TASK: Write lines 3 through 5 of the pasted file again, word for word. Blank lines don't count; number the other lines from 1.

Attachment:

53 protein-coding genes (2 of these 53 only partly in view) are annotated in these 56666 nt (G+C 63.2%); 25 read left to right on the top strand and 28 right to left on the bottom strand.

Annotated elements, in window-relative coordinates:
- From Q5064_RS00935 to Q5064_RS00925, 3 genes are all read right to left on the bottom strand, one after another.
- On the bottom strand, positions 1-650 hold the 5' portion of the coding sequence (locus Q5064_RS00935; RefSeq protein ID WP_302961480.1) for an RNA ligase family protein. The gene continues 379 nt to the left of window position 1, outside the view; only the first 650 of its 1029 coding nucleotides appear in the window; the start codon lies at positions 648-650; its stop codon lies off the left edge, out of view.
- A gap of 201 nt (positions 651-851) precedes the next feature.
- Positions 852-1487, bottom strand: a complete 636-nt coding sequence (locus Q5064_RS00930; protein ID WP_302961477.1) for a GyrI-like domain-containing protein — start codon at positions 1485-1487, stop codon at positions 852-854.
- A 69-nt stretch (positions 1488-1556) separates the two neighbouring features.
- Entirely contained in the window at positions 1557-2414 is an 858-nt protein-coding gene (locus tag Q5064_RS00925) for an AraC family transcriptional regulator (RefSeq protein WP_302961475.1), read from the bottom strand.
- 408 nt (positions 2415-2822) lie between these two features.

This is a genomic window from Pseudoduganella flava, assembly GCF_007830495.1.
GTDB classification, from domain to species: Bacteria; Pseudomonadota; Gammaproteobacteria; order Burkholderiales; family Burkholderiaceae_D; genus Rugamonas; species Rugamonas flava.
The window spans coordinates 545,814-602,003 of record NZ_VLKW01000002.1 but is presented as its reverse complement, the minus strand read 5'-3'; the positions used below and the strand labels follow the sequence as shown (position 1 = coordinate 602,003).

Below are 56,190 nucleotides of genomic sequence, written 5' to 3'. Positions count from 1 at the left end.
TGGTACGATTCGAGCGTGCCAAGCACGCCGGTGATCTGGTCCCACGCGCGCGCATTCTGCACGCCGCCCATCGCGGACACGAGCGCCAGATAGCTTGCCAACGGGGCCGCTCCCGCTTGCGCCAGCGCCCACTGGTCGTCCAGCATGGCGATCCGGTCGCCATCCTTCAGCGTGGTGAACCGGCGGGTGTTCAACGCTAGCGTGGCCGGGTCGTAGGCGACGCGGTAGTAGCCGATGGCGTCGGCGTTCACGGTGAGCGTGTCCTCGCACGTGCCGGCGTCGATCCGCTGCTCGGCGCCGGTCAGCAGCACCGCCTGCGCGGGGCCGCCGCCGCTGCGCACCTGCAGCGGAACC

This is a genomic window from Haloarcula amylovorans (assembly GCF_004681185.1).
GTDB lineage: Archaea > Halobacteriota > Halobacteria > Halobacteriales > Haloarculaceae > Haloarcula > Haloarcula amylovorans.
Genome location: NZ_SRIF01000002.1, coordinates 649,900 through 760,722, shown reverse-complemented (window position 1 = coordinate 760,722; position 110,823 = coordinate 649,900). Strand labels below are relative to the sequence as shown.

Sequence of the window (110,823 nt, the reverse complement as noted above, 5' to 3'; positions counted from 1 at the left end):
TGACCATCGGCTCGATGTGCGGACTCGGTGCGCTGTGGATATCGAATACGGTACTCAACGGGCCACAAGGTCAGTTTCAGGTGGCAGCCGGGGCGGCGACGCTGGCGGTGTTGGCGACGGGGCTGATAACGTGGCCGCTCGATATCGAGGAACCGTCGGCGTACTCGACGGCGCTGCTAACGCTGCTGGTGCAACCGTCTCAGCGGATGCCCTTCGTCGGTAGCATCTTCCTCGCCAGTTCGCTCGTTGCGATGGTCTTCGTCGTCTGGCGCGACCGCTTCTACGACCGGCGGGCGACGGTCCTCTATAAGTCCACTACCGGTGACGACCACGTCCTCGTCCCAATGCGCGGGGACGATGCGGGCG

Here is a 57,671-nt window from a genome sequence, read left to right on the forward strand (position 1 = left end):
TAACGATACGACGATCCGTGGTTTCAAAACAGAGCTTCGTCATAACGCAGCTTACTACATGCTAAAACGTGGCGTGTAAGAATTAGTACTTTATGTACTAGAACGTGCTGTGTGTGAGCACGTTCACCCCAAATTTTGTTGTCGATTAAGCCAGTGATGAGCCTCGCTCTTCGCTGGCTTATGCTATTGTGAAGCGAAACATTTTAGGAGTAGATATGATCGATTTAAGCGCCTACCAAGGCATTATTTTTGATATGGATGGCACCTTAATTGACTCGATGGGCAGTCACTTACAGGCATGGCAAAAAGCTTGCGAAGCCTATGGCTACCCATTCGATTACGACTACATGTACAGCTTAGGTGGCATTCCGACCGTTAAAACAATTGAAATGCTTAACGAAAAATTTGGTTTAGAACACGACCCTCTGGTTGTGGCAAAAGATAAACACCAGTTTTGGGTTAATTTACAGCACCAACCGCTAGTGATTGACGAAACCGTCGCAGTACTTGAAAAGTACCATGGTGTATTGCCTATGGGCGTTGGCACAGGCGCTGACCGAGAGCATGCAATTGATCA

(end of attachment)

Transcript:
- From Q5064_RS00935 to Q5064_RS00925, 3 genes are all read right to left on the bottom strand, one after another.
- On the bottom strand, positions 1-650 hold the 5' portion of the coding sequence (locus Q5064_RS00935; RefSeq protein ID WP_302961480.1) for an RNA ligase family protein. The gene continues 379 nt to the left of window position 1, outside the view; only the first 650 of its 1029 coding nucleotides appear in the window; the start codon lies at positions 648-650; its stop codon lies off the left edge, out of view.
- A gap of 201 nt (positions 651-851) precedes the next feature.